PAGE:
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Albert Welter

A special transmission outside the scriptures;
No dependence upon words and letters;
Direct pointing to the soul of man:
Seeing into one's own nature and attainment of

Bodhidharma, First Patriarch of Zen (4-6 Cent. AD)

T'ANG DYNASTY (618-907); SUNG DYNASTY (960-1279);
MING DYNASTY (1368-1644)

The figure of Bodhidharma casts a large shadow over Ch'an and Zen studies. The fact that little is known about Bodhidharma is hardly unusual in the history of religions, where historical obscurity often serves as a prerequisite for posthumous claims regarding sectarian identity. Indeed, one learns much about the nature and character of Ch'an through Bodhidharma, around whose image the most successful challenge to Chinese Buddhist scholasticism was mounted.


According to currently accepted views of Ch'an history, the successful assault of Ch'an on Buddhist scholasticism coincided with a period of vibrant dynamism, during which the activities of a core group of Ch'an masters, Ma-tsu Tao-i, Pai-chang Huai-hai, Huang-po Hsi-yun, Lin-chi I-hsan, and Hui-neng, et al, formed the basic components of Ch'an identity. Following this so-called "golden age", Ch'an dynamism was reduced to static formalism, and fell into a state of decline. According to this view, Sung Buddhism represents the "sunset period", the twilight glow of a once strong, vital tradition, reduced to a shadow of its former glory. From this perspective, the golden age of Buddhism in China, including Ch'an, was unequivocally the T'ang dynasty (618-907). The Sung represents the beginning of a period of unremitting decline.

Bodhidharma has a special place in this story. As champion of a "mind to mind transmission," focusing on the enlightenment experience occurring in the context of the master-disciple relationship, Bodhidharma initiated the alternative to the textually-based teachings of the scholastic tradition. Bodhidharma's role in the transformation of Chinese Buddhism was widely acknowledged by the beginning of the Sung. The early Sung Buddhist historian, Tsan-ning (919-1001), spoke positively of Bodhidharma's role in criticizing prevailing exegetical conventions within Chinese Buddhist scholasticism. He acknowledged Bodhidharma as the first to proclaim: "Directly point to the human mind; see one's nature and become a Buddha; do not establish words and letters."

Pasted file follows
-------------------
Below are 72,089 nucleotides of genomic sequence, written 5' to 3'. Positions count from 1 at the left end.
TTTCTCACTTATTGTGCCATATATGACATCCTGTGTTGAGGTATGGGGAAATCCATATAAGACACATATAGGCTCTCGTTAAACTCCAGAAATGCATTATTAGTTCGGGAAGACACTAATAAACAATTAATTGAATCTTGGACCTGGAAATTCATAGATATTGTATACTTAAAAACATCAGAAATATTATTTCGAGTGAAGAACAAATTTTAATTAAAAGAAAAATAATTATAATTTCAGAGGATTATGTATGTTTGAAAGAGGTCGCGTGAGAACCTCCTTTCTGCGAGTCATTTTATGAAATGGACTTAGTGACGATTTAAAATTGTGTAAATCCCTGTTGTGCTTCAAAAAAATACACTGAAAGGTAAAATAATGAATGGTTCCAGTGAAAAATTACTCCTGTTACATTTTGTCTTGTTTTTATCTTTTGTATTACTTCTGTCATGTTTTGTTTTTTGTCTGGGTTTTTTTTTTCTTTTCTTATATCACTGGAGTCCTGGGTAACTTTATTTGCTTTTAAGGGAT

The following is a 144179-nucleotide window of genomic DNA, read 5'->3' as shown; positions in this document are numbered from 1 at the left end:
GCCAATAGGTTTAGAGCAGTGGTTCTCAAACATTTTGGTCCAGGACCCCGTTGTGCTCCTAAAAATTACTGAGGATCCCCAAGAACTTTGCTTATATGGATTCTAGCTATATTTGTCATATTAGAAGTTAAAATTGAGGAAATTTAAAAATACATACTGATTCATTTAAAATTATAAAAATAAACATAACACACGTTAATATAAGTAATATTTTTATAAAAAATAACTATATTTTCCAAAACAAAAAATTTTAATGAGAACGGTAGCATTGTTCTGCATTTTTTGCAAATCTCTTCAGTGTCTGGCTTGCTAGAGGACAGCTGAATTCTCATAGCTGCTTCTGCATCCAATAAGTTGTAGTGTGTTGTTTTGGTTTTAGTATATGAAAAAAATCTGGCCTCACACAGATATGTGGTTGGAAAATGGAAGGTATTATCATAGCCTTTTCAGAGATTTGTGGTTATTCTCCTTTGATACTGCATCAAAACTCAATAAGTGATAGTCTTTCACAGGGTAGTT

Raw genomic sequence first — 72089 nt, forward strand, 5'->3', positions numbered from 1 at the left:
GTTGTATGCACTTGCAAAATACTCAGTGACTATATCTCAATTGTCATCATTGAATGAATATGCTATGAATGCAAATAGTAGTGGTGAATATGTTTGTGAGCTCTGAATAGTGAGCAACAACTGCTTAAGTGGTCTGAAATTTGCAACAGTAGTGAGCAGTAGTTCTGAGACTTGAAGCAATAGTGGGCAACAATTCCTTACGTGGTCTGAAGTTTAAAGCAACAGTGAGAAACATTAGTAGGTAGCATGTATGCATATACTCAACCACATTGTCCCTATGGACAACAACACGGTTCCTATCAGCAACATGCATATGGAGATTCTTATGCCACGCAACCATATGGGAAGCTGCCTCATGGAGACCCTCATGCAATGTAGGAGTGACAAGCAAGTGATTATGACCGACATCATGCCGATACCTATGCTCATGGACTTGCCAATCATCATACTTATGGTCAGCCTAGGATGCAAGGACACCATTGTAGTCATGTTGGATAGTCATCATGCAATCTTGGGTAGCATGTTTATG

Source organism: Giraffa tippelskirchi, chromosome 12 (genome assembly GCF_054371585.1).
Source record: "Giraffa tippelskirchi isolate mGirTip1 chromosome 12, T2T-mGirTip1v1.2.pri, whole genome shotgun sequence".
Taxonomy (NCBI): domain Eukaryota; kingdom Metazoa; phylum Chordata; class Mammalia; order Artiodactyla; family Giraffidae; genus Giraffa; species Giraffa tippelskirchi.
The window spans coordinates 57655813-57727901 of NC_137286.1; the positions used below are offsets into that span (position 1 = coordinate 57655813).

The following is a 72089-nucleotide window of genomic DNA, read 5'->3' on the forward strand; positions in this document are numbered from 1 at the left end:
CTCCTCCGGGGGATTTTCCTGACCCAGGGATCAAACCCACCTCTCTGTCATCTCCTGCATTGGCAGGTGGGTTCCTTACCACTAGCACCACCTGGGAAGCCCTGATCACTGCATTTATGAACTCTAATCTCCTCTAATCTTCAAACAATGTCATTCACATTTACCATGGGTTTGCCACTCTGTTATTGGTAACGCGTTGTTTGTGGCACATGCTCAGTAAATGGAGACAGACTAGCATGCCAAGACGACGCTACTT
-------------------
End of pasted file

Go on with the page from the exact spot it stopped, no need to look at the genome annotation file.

The traditional position of Ch'an and Zen orthodoxy has been that the slogans originated with Bodhidharma and that they represent the implicit message of Ch'an teaching from its outset. Ch'an historians, following contemporary Zen scholarship, regard the slogans as products of the T'ang period, reflecting the rise to prominence of the Ch'an movement in the eighth and ninth centuries during its "golden age." As a result, the slogans are typically regarded as normative statements for a Ch'an identity fully developed by the end of the T'ang. Knowledgeable observers will note, however, that one slogan is missing from Tsan-ning's list. The principles of Ch'an identity are usually expressed through four slogans, not just the three mentioned by Tsan-ning here. The importance of the missing slogan, "A special transmission outside the scriptures" (chiao-wai pieh-ch'an/ kyge betsuden), is highlighted by the fact that it usually heads the list. The purpose of the present investigation is to inquire into the origins of these slogans and the way they came to represent the Ch'an tradition of Bodhidharma, highlighting the disputed position of Ch'an as "A special transmission outside the scriptures" in Sung discourse.

Ch'an Slogans and the Formation of Ch'an Identity Individually, the four slogans are found in works dating before the Sung, but they do not appear together as a four part series of expressions until well into the period when they are attributed to Bodhidharma in the Tsu-t'ing shih-yan (Collection from the Garden of the Patriarchs) in 1108. Even then, their acceptance was not without controversy. Mu-an, the compiler of the Collection from the Garden of the Patriarchs, remarked contemptuously: "Many people mistake the meaning of 'do not establish words and letters.' They speak frequently of abandoning the scriptures and regard silent sitting as Ch'an. They are truly the dumb sheep of our school." In reality, three of the slogans- "do not establish words and letters"; "directly point to the human mind"; "see one's nature and become a Buddha"- were well established as normative Ch'an teaching by the beginning of the Sung. The status of the fourth slogan, "a special transmission outside the scriptures," as an interpretation of the true meaning of "do not establish words and letters" (pu li wen-tzu, literally "no establish words-letters") was the subject of continued controversy.